Recommended by GRACE JOHNSON, Peninsula Pulse staffer and bibliophile
Although this book won’t be released until April, I need more people to put it on their radar. This is Porter’s second novel and one that fans of speculative fiction and sci-fi shouldn’t miss.
Beatrice Bolano lives in a community where abstaining from food brings one closer to God, and the community goes so far as to regulate what its citizens consume. But Beatrice secretly wants to be a chef.
Reiko Rimando receives a tech scholarship and leaves her former life behind for one in the big city. When her funding is pulled, she looks outside the law to forge ahead. The two, using an old cookbook written by a kitchen maid, attempt to break free from a society that wants to constrain them.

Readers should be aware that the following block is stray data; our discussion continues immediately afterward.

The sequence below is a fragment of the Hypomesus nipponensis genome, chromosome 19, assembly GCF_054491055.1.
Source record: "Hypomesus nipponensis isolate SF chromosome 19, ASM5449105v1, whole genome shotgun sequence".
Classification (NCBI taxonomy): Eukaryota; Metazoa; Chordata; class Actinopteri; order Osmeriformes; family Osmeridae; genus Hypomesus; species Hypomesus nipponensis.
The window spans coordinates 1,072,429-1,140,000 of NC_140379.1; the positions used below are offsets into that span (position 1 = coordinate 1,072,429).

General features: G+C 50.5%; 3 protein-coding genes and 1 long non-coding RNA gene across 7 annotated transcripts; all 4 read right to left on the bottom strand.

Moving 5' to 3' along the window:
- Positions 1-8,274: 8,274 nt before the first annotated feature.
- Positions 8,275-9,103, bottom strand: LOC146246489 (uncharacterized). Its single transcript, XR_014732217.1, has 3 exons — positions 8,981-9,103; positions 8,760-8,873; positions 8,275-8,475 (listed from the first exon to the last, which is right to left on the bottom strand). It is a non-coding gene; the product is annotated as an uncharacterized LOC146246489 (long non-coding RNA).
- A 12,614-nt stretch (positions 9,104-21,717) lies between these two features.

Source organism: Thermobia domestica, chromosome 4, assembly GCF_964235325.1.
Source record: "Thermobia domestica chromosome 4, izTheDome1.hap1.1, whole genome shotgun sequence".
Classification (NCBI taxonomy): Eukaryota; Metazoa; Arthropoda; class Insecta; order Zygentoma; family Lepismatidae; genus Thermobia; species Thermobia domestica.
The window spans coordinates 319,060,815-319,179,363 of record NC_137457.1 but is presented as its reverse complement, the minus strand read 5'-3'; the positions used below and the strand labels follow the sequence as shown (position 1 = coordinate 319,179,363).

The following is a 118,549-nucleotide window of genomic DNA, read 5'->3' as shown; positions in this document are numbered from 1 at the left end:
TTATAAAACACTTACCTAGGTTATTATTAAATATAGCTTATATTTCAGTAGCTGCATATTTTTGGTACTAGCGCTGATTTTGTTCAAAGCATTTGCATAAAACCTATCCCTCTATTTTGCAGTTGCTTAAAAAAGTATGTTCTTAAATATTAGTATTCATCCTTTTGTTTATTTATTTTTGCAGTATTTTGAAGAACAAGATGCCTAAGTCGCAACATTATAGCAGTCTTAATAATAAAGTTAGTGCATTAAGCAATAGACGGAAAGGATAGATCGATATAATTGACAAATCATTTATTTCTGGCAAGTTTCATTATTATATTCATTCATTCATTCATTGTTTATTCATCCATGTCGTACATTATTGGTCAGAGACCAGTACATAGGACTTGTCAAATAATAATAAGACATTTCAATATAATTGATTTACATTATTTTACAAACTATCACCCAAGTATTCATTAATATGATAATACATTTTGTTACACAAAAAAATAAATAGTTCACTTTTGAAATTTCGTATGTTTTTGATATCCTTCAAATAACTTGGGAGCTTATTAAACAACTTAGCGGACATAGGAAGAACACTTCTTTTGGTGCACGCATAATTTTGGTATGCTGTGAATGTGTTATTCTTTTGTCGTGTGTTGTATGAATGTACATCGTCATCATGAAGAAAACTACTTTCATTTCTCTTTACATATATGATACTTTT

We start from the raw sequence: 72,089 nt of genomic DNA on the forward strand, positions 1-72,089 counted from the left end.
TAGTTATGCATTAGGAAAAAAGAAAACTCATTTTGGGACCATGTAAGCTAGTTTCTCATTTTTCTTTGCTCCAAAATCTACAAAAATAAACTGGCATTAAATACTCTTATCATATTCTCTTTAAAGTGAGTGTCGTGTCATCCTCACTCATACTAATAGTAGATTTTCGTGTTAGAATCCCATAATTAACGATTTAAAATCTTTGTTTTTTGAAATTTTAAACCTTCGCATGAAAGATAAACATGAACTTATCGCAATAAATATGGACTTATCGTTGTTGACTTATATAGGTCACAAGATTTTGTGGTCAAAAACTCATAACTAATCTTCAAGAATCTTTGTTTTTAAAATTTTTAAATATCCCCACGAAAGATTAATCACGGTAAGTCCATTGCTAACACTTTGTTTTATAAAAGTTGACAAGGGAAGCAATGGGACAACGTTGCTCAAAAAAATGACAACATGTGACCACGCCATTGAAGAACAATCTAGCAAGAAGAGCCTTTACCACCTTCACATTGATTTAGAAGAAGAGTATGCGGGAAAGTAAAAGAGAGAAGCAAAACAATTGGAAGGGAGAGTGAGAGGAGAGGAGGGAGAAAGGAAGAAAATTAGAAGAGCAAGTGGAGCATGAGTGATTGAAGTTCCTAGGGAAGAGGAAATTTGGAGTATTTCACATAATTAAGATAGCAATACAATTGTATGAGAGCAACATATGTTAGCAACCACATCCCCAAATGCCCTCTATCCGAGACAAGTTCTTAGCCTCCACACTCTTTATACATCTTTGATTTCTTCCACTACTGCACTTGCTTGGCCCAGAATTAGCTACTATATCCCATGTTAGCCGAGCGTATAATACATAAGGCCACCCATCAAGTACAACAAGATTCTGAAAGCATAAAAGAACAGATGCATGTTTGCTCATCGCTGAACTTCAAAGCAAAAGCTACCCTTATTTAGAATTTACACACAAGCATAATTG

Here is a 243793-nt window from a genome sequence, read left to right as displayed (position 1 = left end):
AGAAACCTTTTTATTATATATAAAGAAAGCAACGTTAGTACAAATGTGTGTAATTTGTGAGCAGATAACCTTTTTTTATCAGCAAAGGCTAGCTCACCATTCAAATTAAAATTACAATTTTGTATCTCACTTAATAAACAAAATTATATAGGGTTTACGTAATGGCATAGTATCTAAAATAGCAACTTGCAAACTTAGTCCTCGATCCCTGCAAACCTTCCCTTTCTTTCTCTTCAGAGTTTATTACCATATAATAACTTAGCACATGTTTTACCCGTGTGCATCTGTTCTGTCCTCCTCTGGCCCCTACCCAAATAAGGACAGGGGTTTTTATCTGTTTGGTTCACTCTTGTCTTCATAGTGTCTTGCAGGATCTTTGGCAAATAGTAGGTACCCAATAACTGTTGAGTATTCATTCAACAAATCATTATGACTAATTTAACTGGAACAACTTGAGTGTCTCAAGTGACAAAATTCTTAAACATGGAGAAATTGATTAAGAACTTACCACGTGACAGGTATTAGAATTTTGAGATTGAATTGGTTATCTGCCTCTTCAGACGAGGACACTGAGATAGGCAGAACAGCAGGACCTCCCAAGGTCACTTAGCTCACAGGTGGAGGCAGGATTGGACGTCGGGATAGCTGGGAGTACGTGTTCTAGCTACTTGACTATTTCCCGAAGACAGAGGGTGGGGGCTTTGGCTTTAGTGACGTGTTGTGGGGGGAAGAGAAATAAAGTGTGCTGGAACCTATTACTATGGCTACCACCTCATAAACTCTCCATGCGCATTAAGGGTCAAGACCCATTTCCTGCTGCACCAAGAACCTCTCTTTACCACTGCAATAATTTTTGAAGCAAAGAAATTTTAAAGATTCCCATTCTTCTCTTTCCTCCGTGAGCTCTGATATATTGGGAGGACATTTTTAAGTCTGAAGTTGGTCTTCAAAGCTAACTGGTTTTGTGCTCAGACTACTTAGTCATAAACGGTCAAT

Everything that Porter writes is both disgusting and beautiful. This book is lovely, sad, real and raw in so many ways. It deals with some heavy themes, so I would put a trigger warning for eating disorders on it at minimum, but check out others before getting into it.
If you want to see what Porter’s writing is like, check out their first book, The Seep, which is another speculative-fiction book that delves into what it means to be human.